Rosalie Shire, an area of 2199 sq km on the Darling Downs, was amalgamated with Toowoomba City and six other shires in 2008 to form Toowoomba Regional Council. Its administrative centre was Goombungee, in the east of the shire and 120 km west of central Brisbane.

When the Rosalie Shire's area was first explored by Europeans much of it was grassed and lightly wooded, rising to the dividing range on the eastern border. Creeks were numerous, seldom reducing to less than waterholes during dry spells, making the area very attractive to pastoralists. The Rosalie Plains pastoral run along the Myall Creek was taken up in 1847.

Substantial parts of the Shire were opened for farm selections in the late 1860s and the 1870s, often on uncleared scrub land. German settlers were numerous, practicing mixed farming and generally succeeding through self-sufficiency. The Rosalie local government division was proclaimed in 1879. Its southern border was serviced by the Toowoomba-Dalby railway (1868), but the northern part would be without a railway until 1913. During the mid-1890s the Toowoomba and Gowrie Junction Butter and Cheese factory began operation, a forerunner of the changeover to dairy farming in Rosalie Shire. By 1910 400 of the 1915 dairy farms on the Darling Downs were in Rosalie Shire. Within three years northern branch lines from the Toowoomba-Dalby railway were opened to Goombungee (1910) and Cooyar (1913), and a separate line through Yarraman in the far north was opened in 1913. Marketing was thereby assured, with production coming from over fifteen butter and cheese factories by the mid-1920s in Rosalie Shire. The main setback to the dairy industry was prickly pear infestation which by 1923 affected most of the shire except some southern parts. It was not fully cleared by the use of a parasitic moth until 1932.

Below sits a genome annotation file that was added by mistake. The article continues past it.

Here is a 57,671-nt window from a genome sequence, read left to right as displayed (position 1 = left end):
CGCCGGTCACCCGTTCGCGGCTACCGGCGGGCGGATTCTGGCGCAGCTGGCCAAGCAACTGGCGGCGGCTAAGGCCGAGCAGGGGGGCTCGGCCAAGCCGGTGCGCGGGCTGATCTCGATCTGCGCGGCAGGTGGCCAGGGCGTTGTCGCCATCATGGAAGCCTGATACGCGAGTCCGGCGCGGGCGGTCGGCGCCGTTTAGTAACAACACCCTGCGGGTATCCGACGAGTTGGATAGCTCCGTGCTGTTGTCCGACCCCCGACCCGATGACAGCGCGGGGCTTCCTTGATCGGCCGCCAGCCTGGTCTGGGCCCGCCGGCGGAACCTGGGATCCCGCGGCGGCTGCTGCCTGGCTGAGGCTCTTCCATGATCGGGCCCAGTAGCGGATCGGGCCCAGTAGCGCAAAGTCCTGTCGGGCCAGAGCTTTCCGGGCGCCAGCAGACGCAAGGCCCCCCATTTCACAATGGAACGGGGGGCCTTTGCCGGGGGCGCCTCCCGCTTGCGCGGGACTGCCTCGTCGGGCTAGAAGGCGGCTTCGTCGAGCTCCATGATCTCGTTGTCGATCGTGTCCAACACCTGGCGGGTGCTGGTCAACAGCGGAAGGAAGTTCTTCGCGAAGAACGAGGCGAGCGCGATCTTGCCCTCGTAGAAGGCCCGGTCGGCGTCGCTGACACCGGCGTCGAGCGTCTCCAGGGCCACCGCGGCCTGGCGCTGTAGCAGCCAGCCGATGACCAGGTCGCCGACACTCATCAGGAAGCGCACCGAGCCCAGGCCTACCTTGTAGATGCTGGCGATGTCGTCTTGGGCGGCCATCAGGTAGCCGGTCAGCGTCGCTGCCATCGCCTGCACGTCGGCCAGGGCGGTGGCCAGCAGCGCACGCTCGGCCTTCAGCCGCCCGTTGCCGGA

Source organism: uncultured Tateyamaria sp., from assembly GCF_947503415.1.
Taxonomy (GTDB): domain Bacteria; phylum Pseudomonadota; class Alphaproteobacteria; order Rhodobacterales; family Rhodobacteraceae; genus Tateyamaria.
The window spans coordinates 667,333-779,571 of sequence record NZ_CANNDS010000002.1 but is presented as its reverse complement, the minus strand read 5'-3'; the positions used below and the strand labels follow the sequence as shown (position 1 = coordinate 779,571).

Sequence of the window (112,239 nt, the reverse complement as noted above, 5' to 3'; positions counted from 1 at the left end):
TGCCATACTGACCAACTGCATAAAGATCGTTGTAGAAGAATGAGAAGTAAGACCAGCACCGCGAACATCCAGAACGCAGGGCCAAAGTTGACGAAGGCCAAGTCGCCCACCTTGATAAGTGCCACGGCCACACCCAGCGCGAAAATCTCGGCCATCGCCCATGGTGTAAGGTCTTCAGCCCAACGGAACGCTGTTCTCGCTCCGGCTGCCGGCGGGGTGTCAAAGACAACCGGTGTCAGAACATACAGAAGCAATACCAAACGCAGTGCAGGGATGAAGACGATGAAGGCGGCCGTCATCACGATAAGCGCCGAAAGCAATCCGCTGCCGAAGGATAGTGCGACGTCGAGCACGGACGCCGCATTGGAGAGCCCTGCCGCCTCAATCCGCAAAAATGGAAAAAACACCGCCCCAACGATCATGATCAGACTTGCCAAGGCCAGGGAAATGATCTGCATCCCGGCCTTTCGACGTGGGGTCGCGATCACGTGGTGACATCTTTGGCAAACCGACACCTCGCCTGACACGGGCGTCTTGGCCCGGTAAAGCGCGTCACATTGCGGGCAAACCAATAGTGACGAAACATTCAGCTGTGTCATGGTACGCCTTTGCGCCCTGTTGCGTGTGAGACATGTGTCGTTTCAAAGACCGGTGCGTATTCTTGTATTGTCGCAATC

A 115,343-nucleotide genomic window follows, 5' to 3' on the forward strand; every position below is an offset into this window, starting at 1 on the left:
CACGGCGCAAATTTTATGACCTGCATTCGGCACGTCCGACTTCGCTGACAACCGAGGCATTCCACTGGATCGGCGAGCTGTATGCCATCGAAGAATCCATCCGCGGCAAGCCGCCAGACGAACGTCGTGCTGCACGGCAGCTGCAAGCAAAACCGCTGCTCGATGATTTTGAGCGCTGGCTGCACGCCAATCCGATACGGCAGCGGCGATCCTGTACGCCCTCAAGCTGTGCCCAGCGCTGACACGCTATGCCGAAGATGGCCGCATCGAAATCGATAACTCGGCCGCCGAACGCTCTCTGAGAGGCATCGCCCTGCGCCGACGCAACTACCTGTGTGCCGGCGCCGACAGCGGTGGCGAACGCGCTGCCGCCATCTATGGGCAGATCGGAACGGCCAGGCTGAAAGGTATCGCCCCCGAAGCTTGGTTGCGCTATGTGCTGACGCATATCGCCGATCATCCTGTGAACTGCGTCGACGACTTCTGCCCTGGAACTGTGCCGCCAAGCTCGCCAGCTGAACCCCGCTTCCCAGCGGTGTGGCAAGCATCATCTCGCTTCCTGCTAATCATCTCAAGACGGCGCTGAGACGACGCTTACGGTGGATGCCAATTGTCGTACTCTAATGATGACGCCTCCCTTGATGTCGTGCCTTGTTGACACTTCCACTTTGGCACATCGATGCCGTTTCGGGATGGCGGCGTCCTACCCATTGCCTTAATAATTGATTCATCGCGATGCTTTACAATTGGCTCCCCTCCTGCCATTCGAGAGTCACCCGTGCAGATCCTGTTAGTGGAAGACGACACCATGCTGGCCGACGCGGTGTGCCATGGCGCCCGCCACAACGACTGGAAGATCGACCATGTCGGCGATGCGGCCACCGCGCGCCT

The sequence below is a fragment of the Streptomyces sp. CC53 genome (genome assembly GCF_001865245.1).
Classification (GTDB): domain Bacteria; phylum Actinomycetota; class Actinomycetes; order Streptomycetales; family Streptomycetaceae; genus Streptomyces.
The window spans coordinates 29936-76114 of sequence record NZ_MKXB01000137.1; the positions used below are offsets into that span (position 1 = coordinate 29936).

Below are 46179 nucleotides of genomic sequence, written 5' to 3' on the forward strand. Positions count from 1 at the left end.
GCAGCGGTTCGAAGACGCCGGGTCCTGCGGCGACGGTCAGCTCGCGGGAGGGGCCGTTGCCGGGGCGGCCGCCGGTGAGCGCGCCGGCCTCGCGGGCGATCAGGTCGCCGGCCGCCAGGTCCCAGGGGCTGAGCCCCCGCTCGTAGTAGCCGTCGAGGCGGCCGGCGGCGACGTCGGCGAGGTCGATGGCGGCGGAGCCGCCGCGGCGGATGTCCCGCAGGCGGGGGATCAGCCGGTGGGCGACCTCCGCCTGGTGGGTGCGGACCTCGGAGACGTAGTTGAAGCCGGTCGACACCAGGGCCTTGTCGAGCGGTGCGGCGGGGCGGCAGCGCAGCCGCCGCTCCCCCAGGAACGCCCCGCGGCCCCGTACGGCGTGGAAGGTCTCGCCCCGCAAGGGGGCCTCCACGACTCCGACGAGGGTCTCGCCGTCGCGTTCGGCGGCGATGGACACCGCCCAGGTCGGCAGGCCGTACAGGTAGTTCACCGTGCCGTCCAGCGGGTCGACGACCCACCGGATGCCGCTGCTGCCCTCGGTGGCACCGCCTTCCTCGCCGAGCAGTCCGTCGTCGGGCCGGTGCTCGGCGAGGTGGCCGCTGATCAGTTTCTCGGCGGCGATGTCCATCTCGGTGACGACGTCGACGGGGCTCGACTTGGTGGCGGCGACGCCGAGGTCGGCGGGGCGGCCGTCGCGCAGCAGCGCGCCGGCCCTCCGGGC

Dairying achieved a peak production level when Rosalie Shire was described in 1949 in the Australian Blue Book:

The postwar decade saw the beginning of the decline of dairying and small farm holdings. Some farmers were reaching retirement and tried renting to share farmers, usually with little success: share farmers tended to prefer short-term exploitation, and mechanisation encouraged the removal of remnant tree cover and unwise land practices. Half the Shire showed signs of soil erosion, and stabilisation was sometimes achieved through elderly farmers letting Lantana grow unchecked. There was a swing to less intensive beef production. Four dairy factories remained by 1970, one surviving into the next decade. In 1993 the Shire had nearly 60,000 beef cattle and 20,000 dairy cattle. Grain, legumes and other crops occupied 41,000 ha.

The southern branch railway lines closed, the Goombungee line (1964), Acland to Cooyar (1964) and Oakey to Acland (1969). The decade reflected a similar decline in population: there had been a gradual decline throughout the period 1911-1961, but 1961-1971 saw it fall from about 6200 to 4800. The 1980s saw a rapid increase as rural/residential lifestyles spilled over from Toowoomba. Kingsthorpe was a case in point, with 208 people in 1961 and 1427 in 2001. Goombungee's population doubled to over 650 between 1961 and 2001.

Rosalie Shire's census populations were:

Census Date Population
1911 7982
1947 6716
1961 6190
1981 5216
2001 8373
2006 9035
Further Reading: 

Diana Beal, Rosalie Shire Council - the first hundred years, Queensland, The Council, 1979

Diana Beal, The making of Rosalie: a history of the development of the modern landscape of the Darling Downs portion of Rosalie Shire from the 1840s, Toowoomba, Land Use Study Centre, University of Southern Queensland, 1993

Karen Handford, The history of Goombungee and District, S.l., K. Handford, 2003

Goombungee, Gowrie Junction, Jondaryan, Kingsthorpe and Yarraman entries